What sort of “-omics” have been employed to evaluate possible reduction of other beneficial compounds in comparison to the parent? Or examine for unfamiliar compounds with unknown effects? I understand the complicated evaluation that must occur to ensure safety and am just wondering if the public might be able to review the research and testing somewhere?
    Do you have to consider how the nutrients affect each other? (some vitamins and minerals aren’t easily absorbed in the presence of certain other micronutrients, as is mentioned with the reduction of phytates in the new sorghum being a helpful thing for absorption.) Do you have an example of how you had to work though such a problem in the development?
    Sorry, i know this is a lot of questions. Thanks for the chance to ask them!

  6. (I’m wondering about the “better balance” of protein – since I see an increase in lysine, tryptophan and threonine – but wonder how that reflects a better balance. How were levels of other amino acids in the parent affected? ok – that’s it 🙂

  7. oh boy, I should have thought this through, but I have more questions: is the sorghum engineered for anything besides nutritional changes? I’ve seen that it possesses some ability to block aluminum absorption from the soil – are they trying to increase that? And that it also contains some pesticide compounds. any engineered changes there?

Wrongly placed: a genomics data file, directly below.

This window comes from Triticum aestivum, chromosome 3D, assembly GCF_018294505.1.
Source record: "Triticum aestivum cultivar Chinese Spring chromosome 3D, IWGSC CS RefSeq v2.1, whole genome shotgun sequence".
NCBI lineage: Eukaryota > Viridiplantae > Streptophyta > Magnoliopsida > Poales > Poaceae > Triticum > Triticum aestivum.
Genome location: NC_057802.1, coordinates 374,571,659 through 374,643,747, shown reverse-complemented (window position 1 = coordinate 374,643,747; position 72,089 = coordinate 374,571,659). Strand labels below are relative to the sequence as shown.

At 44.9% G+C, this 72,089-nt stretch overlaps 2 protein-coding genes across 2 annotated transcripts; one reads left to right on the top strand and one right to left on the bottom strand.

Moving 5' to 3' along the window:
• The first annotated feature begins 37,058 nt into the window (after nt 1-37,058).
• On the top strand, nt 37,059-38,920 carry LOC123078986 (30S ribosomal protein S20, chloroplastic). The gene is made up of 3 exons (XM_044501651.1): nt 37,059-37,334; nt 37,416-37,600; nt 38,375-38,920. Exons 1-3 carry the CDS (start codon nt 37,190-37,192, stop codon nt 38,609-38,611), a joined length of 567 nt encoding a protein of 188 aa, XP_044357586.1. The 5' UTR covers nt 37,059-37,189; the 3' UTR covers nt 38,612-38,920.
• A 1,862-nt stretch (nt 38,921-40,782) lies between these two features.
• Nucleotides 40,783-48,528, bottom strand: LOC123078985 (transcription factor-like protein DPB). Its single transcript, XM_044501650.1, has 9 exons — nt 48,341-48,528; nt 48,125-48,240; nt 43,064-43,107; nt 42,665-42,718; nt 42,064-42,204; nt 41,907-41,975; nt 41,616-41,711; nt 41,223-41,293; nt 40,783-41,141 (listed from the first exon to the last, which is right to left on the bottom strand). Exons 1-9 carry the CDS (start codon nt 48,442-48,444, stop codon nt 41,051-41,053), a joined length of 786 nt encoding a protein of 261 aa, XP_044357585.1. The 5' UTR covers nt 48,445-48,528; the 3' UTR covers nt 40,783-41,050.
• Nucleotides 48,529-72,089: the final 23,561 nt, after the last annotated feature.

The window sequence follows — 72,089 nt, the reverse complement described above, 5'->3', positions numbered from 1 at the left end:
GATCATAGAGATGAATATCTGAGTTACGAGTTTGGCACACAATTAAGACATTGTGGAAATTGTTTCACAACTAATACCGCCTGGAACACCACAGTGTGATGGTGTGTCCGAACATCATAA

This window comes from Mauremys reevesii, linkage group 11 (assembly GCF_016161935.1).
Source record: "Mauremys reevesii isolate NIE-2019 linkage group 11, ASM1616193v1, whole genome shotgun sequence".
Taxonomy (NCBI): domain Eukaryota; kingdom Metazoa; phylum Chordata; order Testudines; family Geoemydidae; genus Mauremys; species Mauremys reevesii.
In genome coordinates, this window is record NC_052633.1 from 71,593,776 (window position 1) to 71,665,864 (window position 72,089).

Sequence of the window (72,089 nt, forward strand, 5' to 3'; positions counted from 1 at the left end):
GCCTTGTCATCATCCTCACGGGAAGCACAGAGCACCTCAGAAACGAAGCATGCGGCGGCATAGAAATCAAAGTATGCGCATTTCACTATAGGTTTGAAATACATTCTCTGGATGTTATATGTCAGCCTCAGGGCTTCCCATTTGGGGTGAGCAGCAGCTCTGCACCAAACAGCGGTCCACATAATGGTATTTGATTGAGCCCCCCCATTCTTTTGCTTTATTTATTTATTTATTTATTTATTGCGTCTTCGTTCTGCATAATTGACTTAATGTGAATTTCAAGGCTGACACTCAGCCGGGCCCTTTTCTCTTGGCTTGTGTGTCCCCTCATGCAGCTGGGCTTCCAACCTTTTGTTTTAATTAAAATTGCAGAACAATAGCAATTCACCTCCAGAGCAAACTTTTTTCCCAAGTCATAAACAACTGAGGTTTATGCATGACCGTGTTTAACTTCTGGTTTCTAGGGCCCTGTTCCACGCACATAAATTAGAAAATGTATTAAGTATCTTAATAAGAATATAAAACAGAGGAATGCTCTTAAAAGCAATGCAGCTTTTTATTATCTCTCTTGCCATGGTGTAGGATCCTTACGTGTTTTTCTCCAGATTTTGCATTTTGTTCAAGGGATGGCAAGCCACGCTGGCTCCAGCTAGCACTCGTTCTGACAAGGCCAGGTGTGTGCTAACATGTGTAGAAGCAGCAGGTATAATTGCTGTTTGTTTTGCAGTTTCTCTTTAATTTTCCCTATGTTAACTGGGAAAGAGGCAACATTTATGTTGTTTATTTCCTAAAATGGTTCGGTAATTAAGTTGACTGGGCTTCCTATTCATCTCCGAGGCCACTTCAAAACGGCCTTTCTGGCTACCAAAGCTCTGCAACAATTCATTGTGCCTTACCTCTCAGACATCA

The website says that the GE increases tryptophan and threonine, but those are already pretty high in sorghum, and zinc and iron absorption can be increased by preparing the sorghum as it is typically prepared. So this seems to be mostly good if the Vit A stability can be worked out.
    I guess boiling down my questions: what does a better protein balance mean? How does the protein differ from the parent in any way but increased lysine? Is it possible to have too much tryptophan in conjunction with the other naturally occurring proteins? Has the engineered Vit A been stabilized at this point?
    This is a lot but I’m very interested in how these things are approached and decided. It is very cool to have the developer available to answer. Thanks again.

  8. If the GM version of sorghum (and other biofortified crops, like Golden Rice) produces significantly different levels of nutrients, can they still be characterized as ‘substantially equivalent’ with unmodified crops, since by definition they’re not equivalent?
    Is this an examples of a ‘functional food’ that is required to be evaluated for its ingredients, effects, and any accompanying health claims in marketing statements?
    How quickly does the beta-carotene degrade in the absence of processing and/or refrigeration after harvest?
    What other foods are necessary to eat in conjunction with biofortified sorghum to facilitate nutritionally meaningful absorbtion of the beta-carotene, iron, and zinc?

  9. Great questions, everyone! I’ll keep this open for more questions until Sunday and send the list over to Marc on Monday. So there’s a bit more time to ask questions if you know anyone who might be interested.

  10. I have one more question 🙂 Is the fat content for Vit A metabolism a concern in sorghum as it was in golden rice? Thanks

Comments are closed.